The GRS and flaking events:  The GRS remains small and dark red.  Its mean drift rate is unchanged at DL2 = +1.9 deg/mth.  Remarkably, it has been shrinking since Feb., even though no large flakes are being shed.  By mid-June it was only 12.3º long, the same as its minimum a year earlier. (Detailed data on the SEBs and GRS are largely from Shinji Mizumoto of the ALPO-Japan.)

In 2019, many SEBs rings entered the Red Spot Hollow and induced red, methane-bright flakes to split off the f. end of the GRS.  In 2020, with only a few SEBs rings entering the RSH, we have only recorded five flaking events from March to June inclusive, mostly minor with no large ones.

A dark  S. Tropical Band  has extended p. the GRS since June 1. 


South Temperate domain

This domain is undergoing some interesting transitions as part of its long-term cycles of STB structured sectors, as described up to April in Report no.2 and in our PJ26 report. Since then:

F. oval BA, the dark STB Segment A continued to grow longer until it reached a maximum of ~25º around mid-May, when it also seemed to have more vigorous turbulence.  In June it was ~20º long.  F. Segment A, dark spots and streaks have extended west in an expanding ‘Sf. tail’ which by early June had reached the f. end of the STB Spectre, forming a dark band all along the STBs retrograding jet. 

Oval BA suddenly accelerated when the STB Spectre arrived in Feb., and this very fast speed has been maintained (DL2 = -17.4 deg/mth).  BA is still white with a dark rim.  However, there have been no significant dark streaks on the STB(N) p. BA since March.

The f. end of the STB Spectre has not changed much since April. An adjacent dark mass is suspected of being an anticyclonic recirculation loop, and observed motions of tiny spots are consistent with this picture although recirculation has not been directly observed.

P. oval BA:  New cyclonic spots.  As noted in Report no.2, a new STB cyclonic structured sector is expected to arise p. oval BA, and there were two candidates in early 2020:  a very dark spot ~42º p. BA, and a pale oblique streak with a tiny white spot embedded in it, ~80º p. BA.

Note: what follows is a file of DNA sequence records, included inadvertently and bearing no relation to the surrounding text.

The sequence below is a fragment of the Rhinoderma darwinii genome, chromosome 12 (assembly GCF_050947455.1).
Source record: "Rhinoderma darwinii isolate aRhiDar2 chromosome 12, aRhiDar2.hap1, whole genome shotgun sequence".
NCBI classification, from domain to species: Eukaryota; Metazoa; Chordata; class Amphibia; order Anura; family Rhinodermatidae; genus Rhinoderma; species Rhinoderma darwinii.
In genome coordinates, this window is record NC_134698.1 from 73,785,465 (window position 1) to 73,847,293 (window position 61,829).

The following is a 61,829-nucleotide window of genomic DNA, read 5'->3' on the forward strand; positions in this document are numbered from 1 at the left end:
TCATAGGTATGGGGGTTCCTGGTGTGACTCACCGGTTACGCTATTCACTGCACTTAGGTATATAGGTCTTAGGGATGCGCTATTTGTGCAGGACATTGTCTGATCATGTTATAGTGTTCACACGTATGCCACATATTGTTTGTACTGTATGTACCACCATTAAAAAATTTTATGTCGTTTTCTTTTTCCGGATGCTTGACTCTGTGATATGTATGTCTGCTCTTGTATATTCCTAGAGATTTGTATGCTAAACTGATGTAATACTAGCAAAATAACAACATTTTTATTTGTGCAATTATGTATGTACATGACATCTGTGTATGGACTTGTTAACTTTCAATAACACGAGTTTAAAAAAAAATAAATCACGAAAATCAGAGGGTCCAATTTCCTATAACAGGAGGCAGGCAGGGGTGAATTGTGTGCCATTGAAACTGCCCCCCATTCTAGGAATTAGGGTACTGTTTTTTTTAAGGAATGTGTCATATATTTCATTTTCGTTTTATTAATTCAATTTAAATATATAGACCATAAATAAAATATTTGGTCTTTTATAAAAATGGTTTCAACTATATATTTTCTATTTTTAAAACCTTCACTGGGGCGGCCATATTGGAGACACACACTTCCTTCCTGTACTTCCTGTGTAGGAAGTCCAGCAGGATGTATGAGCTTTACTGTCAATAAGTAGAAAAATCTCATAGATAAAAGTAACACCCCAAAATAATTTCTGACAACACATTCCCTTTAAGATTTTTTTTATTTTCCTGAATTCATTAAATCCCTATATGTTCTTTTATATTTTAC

The first feature persists as a compact dark spot (which I’ve labelled ‘DS6’), which was imaged close-up at PJ26, and is now passing the GRS.

The main development has been the eruption of a methane-bright plume within the second feature.  This was discovered by Clyde Foster on May 31 and was known as ‘Clyde’s spot’, and by great good fortune, it was imaged close-up by JunoCam on June 2 at PJ27, showing that it was a methane-bright cloud with evidence of expansion, within a strong cyclonic vortex.  (A summary has been posted with our PJ26 report, and as a NASA press release.) The methane-bright plume was was short-lived, and was never conspicuous in visible light, but images still showed variable tiny spots at the same site, increasingly dominated by a dark spot which has grown more conspicuous until at the end of June it rivals DS6. 


Higher-latitude southern domains

S2 domain:  There are still seven AWOs, with typical drift rate. 

S3 domain:  Two AWOs are tracked in 2020, including the long-lived S3-AWO-1.

S4 domain:  Two ovals are tracked in 2020, including the long-lived S4-LRS-1, and a new AWO.  In April and May they were near-stationary at L2 = 42 and 160 respectively.